When Jarvis and her crew took over leadership in 2013, she said, they heard fans saying they wanted quality concerts, and they wanted them to be free with the price of their button.
The festival organizers had to make a few changes, though, to make that happen. The main one: raise the price of the button. In 2015, the festival raised the price of the adult button from $5 to $10, the first time the price had gone up in more than a decade.
That price increase, along with increased sponsorships, has helped the festival devote a much larger amount of money to securing musical acts.
In 2012, Jarvis said, the music budget was less than $200,000. This year, it was close to $450,000.
“It’s been a conscious investment,” Jarvis said. “As we’ve been able to bring in more revenue from buttons and increased sponsorships, our musical entertainment budget line item has grown the absolute most in the last five years.”
Good word-of-mouth reviews from visiting artists have helped, Jarvis said.
Common and his representatives told festival organizers this year that hearing The Roots rave about the festival persuaded them to book a date this year. And OK Go’s managers said they’d been reassured by good experiences reported by past festival performers like Elle King and Reel Big Fish, who played last year.
Adam Hartke, a longtime band booker in Wichita, joined the festival staff in 2013.
Hartke, who previously worked at The Orpheum, said he’s been trying to get acts like Common and The Flaming Lips to Wichita for years. Getting bands to sign on gets easier every year, he said.
He’s already started working on the 2018 lineup.
“I feel like we’re definitely making strides to really create a very musically charged atmosphere,” he said. “I’ve been trying to book some of these acts for about a decade, and to be able to get them all in a festival setting and have the community react the way they have is awesome. There’s lots of good energy around the festival, locally and nationally.”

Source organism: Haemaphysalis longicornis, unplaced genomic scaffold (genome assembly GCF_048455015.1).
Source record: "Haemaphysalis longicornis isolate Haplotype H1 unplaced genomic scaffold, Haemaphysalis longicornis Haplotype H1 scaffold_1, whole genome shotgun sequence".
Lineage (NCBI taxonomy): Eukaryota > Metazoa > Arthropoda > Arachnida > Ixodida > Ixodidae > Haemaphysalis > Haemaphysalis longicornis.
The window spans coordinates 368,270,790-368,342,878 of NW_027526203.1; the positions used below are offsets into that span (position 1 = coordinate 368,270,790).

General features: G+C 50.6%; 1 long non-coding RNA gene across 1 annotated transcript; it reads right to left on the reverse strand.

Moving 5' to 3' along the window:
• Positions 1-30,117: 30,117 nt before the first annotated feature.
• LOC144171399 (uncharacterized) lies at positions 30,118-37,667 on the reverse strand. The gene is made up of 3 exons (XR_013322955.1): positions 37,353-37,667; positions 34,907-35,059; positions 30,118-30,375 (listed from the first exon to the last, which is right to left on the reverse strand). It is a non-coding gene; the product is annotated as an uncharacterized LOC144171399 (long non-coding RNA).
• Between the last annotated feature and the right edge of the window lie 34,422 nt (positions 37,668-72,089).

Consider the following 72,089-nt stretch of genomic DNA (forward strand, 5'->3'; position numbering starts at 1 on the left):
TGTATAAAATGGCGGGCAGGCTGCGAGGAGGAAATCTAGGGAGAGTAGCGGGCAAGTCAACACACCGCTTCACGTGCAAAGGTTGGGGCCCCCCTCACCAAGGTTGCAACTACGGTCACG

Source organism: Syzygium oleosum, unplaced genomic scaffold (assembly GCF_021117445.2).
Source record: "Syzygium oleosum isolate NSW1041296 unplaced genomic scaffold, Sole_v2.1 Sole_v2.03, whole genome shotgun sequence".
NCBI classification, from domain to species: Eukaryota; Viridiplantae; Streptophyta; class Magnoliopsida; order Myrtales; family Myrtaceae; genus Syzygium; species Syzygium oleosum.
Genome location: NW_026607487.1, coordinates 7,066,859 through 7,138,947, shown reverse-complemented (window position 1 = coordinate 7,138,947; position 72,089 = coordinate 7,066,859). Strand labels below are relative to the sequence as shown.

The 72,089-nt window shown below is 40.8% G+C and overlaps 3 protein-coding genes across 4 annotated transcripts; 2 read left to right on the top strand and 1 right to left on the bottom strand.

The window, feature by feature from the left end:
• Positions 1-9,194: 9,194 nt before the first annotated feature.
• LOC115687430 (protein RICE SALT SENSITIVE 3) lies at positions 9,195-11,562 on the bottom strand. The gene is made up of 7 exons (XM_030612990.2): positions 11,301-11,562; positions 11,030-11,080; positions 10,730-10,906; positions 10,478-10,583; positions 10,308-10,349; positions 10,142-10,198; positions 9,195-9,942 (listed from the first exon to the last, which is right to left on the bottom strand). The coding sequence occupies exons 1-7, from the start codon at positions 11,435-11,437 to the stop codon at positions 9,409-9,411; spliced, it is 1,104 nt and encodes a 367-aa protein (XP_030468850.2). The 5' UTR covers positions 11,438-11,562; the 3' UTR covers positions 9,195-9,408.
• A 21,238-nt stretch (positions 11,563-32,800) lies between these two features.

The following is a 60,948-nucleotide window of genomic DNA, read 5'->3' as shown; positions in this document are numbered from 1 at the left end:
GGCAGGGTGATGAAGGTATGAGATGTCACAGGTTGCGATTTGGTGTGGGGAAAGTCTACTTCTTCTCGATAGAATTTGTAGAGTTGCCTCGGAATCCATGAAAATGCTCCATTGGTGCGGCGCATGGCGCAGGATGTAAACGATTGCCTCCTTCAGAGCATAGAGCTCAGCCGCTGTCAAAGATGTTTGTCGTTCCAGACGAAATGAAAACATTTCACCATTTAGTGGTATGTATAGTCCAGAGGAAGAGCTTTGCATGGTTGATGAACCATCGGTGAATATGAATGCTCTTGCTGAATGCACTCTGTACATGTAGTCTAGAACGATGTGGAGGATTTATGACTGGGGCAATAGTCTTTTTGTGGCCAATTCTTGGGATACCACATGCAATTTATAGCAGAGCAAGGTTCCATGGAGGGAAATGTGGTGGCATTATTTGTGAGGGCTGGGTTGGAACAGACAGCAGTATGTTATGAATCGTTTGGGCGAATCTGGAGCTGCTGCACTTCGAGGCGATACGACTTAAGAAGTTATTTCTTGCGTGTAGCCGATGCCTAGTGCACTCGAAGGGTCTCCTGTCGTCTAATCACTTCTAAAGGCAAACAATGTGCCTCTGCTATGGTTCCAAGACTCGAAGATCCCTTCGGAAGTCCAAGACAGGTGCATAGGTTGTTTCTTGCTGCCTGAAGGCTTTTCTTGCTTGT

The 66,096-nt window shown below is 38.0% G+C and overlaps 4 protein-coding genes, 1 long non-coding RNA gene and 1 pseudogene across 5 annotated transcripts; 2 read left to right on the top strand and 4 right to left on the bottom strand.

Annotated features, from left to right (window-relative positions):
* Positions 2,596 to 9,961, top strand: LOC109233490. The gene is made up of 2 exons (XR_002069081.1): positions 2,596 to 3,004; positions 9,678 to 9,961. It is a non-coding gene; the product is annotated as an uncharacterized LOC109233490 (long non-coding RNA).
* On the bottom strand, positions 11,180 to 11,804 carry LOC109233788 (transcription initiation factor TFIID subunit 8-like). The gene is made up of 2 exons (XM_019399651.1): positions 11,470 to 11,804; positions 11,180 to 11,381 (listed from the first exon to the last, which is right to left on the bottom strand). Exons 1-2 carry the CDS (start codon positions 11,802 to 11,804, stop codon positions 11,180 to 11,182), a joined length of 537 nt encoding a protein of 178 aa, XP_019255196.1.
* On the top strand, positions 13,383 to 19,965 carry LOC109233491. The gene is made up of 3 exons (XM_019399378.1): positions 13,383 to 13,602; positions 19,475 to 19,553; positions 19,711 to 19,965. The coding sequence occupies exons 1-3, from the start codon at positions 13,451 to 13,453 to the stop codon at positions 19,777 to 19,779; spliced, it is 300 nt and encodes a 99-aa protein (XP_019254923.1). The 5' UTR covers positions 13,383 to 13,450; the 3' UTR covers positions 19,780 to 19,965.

Recent concert attendance
Setup: Kennedy Plaza stage and four days of a smaller stage on the Hyatt Lawn
Total concert attendance: 100,000
Notable artists: Chris Mann with symphony, Mike Finnegan, Montgomery Gentry, Big Bad Voodoo Daddy, Big Head Todd, the GoGo’s
Setup: Kennedy Plaza stage and a full schedule down at the smaller stage on Hyatt Lawn
Total concert attendance: 168,000
Notable artists: Music Theatre with symphony, Jarrod Neimann, Joan Jett, Tamela Mann, Grandmaster Flash, Kelly Hunt, the Romantics, Marky Ramone’s Blitzkrieg with Andrew W. K.
Setup: Kennedy Plaza stage and a full schedule on the RedGuard stage (bigger, and in parking lot south of the Hyatt)
Total concert attendance: 184,000
Notable artists: Robert Randolph, Easton Corbin, Split Lip Rayfield, Kyle Park, Village People, Charles Bradley, Flogging Molly, D.J. Jazzy Jeff, Mayer Hawthorne, D.J. 4-Color Zach
Setup: Kennedy Plaza stage and a full schedule on the RedGuard stage
Total concert attendance: 220,000
Notable artists: Violent Femmes, A Thousand Horses, The Brothers Osborne, The Love Family, Naughty by Nature, Moreland & Arbuckle, Reel Big Fish, Elle King, William Clark Green, The Roots
Setup: Kennedy Plaza stage and a full schedule on the RedGuard stage
Total concert attendance: 200,000
Notable artists: Flaming Lips, LoCash, Carrie Nation, Jenny Wood, Less Than Jake, Darryl Worley, Mavis Staples, Common, Marcia Ball, Randy Newman, OK Go
Source: Wichita Riverfest